"States which have the right to send, have the right to receive (droit passif, passives Gesandtschaftsrecht). The active and the passive right of legation are inseparably connected, and, as will be seen, the rule extends generally to the sending and reception of the same grade of diplomatic agents. It is said by Klüber and Miruss that dependent States have not necessarily the latter, because they have the former right. But it does not appear on what principle this position is to be maintained, and no authority is cited in support of it. On the other hand, Vattel, Martens, Wheaton and other writers do not qualify the general principle which has been laid down.

* GROTIUS. L. II. B. 18, 2.

Perhaps, however, where the right to send is exclusively derived from treaty, (as in the now obsolete cases of Moldavia and Wallachia), the right of reception, not being mentioned in the instrument, cannot be inferred as a matter of necessary implication. But, as a general proposition, the right of sending and receiving embassies is inherent in all States; and it therefore follows that to prevent the free exercise, in either way, of this right, would constitute a very heinous violation of International Law, a crime, which, inasmuch as it affected the interests, would justify the interference of all Nations on behalf of the one which had been so injured. A State has a right to receive, as it has to send, an embassy; but a State is not under an obligation of duty to send or to receive an embassy."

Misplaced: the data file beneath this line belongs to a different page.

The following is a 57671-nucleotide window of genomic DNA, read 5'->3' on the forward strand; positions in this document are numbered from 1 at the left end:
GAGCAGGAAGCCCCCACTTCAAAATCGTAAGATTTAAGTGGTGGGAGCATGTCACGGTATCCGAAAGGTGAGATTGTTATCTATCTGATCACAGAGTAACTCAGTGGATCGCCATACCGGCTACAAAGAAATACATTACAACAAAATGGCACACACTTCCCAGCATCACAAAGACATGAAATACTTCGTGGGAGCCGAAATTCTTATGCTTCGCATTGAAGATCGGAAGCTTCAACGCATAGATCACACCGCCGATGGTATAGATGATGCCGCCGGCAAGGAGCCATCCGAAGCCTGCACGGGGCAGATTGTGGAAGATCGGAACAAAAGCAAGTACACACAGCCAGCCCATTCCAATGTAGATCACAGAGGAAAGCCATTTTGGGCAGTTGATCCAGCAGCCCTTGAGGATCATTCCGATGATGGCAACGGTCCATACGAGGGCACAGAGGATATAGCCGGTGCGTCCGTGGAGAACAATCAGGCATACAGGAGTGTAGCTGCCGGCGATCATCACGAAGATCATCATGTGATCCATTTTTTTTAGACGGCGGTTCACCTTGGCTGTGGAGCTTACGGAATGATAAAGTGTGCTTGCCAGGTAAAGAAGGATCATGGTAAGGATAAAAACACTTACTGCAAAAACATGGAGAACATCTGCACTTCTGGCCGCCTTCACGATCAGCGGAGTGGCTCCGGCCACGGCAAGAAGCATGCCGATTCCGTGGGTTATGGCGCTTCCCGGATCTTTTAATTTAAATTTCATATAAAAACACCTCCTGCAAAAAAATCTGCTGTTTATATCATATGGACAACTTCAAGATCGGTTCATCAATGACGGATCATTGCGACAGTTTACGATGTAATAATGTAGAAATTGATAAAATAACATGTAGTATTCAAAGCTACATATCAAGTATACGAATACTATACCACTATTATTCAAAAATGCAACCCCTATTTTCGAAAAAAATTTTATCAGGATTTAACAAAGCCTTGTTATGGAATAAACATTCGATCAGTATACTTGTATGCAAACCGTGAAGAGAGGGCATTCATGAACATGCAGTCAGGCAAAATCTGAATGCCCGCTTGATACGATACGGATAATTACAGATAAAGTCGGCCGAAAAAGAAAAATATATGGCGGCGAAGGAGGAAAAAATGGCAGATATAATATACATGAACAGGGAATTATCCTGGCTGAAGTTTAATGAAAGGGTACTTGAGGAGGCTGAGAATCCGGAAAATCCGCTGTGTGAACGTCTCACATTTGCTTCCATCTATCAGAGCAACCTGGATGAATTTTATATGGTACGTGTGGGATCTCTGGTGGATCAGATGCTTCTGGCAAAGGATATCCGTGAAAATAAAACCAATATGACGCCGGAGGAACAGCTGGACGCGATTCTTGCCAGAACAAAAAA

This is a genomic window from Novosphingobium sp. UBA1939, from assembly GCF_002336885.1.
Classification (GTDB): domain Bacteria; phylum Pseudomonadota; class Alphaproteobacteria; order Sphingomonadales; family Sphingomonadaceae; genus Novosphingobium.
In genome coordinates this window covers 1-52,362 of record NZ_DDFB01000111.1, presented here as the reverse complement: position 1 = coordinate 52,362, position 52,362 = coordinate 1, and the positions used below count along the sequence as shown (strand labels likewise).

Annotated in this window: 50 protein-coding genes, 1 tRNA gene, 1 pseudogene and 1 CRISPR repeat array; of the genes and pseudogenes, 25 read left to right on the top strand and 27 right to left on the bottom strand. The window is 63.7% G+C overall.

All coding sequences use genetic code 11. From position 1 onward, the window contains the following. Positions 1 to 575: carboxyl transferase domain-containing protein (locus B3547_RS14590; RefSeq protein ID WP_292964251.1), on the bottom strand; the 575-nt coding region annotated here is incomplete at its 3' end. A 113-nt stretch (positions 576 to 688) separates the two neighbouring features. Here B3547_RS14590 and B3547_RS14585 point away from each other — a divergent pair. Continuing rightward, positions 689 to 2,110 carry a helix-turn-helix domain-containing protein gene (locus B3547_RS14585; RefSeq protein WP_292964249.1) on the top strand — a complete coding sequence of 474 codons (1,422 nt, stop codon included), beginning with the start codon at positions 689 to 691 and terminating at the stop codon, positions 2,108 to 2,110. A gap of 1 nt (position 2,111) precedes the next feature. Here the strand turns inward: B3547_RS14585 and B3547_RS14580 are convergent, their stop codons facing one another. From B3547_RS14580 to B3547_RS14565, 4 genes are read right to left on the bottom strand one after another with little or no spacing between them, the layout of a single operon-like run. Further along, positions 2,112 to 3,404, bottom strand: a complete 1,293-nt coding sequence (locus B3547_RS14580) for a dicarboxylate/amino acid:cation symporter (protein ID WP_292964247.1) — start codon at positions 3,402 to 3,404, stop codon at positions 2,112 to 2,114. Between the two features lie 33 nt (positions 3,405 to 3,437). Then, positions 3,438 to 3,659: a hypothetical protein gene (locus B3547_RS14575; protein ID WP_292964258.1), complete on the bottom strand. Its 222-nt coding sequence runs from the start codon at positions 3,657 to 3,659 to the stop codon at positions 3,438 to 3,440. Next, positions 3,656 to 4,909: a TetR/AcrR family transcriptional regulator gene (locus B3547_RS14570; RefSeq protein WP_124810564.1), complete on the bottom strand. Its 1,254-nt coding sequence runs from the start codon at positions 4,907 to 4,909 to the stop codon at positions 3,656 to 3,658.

"Upon the consideration of this last point, Questions with three questions arise, viz.:

regard the obligation of sending and

1. Is a State bound, as a general proposition, receiving an to receive an ambassador at all?


2. Is it bound to receive any ambassador duly commissioned?

3. Is it bound to allow a resident embassy within its territories (legationem assiduam)?

"With respect to the first question, the sound opinion appears to be that a State is bound to give audience to an ambassador, and, except under most extraordinary circumstances, to receive him for that purpose within its territories and at its Court. If, however, such circumstances do exist, some place must be specified-Vattel suggests the frontier-at which the ambassador's message must be received. A State may be aware that an ambassador is sent for a mischievous purpose, or, it may be, from a third Nation for a purpose conceived to be inexpedient by the refusing State,